MultiFactorial Model

Many people dread the winter season because they fear getting sick. Some individuals can go the whole winter without getting sick, while others seem prone to catching what ever is going around. The Multifactorial Model examines how psychological factors (attitudes, emotions, and behavior), biological factors (pathogens, inoculations, injuries, age, gender, and a family history of disease), environmental factors, and stressors affect our health and illness. When we talk about people catching an illness, this includes anything from the flu to cancer. When the human body is faced with an illness, we rely on the support of our immune system to fight it off.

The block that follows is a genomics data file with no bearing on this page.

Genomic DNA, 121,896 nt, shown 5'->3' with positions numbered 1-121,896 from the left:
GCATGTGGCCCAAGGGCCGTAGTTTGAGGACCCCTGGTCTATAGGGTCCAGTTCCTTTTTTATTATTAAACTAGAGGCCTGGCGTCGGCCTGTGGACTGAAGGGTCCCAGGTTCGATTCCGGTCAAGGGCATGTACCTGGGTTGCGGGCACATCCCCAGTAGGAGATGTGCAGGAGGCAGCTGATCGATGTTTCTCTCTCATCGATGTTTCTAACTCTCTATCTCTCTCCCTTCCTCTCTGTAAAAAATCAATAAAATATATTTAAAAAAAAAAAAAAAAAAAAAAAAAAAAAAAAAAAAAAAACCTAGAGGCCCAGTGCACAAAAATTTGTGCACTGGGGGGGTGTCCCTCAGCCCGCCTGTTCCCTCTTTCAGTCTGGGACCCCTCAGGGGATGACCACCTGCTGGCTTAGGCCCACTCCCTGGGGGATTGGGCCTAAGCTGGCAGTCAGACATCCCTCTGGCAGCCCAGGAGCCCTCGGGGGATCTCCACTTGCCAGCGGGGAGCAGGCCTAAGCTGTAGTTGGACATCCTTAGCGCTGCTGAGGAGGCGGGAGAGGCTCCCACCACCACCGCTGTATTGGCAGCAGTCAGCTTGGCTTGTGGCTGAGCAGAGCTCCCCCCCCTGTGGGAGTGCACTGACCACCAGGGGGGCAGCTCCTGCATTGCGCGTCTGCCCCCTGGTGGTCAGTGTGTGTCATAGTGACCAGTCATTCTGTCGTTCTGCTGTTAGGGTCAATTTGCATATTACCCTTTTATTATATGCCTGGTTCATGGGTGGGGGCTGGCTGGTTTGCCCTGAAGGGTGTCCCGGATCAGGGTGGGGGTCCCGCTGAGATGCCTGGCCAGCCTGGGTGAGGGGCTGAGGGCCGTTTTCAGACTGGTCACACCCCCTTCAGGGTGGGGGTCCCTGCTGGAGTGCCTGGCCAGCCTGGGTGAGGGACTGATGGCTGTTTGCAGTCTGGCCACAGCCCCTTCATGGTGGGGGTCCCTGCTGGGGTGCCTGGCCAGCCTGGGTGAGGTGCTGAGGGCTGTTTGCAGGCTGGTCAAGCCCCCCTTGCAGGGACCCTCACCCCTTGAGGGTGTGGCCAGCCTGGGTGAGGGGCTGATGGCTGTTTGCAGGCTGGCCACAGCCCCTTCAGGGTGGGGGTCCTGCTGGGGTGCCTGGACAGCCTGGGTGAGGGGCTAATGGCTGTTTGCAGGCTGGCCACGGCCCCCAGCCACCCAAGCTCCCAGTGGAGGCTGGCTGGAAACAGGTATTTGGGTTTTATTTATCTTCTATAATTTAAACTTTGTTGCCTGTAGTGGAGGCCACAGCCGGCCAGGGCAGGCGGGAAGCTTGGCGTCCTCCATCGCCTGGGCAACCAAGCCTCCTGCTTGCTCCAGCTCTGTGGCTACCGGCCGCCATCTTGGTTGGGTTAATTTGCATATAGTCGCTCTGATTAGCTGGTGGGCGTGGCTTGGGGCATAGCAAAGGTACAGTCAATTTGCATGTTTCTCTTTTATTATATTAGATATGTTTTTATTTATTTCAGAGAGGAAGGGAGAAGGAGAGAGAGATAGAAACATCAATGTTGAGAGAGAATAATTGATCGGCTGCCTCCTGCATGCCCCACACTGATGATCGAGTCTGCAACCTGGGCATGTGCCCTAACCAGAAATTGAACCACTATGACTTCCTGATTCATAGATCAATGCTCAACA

Psychological states such as anxiety and depression have been found to impair the functioning of the immune system, making the body more susceptible to contracting an illness. These emotions are developed when stress in an individual’s life is ignored and allowed to accumulate over time. A person becomes worried about all the unresolved stress and then tends to get angry at their self for repressing the problems for too long. People who remain in this state of stress produce corticosteroids from the body’s adrenal glands, which make it easier to get sick by reducing the production of antibodies that fight disease. People that have stress and concern themselves with a family history of disease, look at it as an excuse to adopt self-destructive behavior. Individuals with a family history of disease assume that he or she is doomed to contract it as well, but this is not true. A family history of a disease does not mean a family member down the line will absolutely inherit the condition. The only thing family history can tell us is that there is a predisposition or tendency, not a certainty, that these health problems may occur. In reality, it should make those with family history work harder to avoid problems, instead of giving in to an assumed dreadful fate. The attitude that there is nothing that can be done to prevent family disease, adopts behavior guilty of damaging the health that he or she believes is already influenced. Nearly a million deaths could be prevented by exercising regularly, quitting smoking, and controlling the consumption of alcohol. Many people turn to smoking and alcohol as a way to cope with accumulated stress; therefore dealing with these emotional problems not only helps your mental health but also reduces the risks of physical illness by getting rid of self-destructive behaviors that impair our physical health.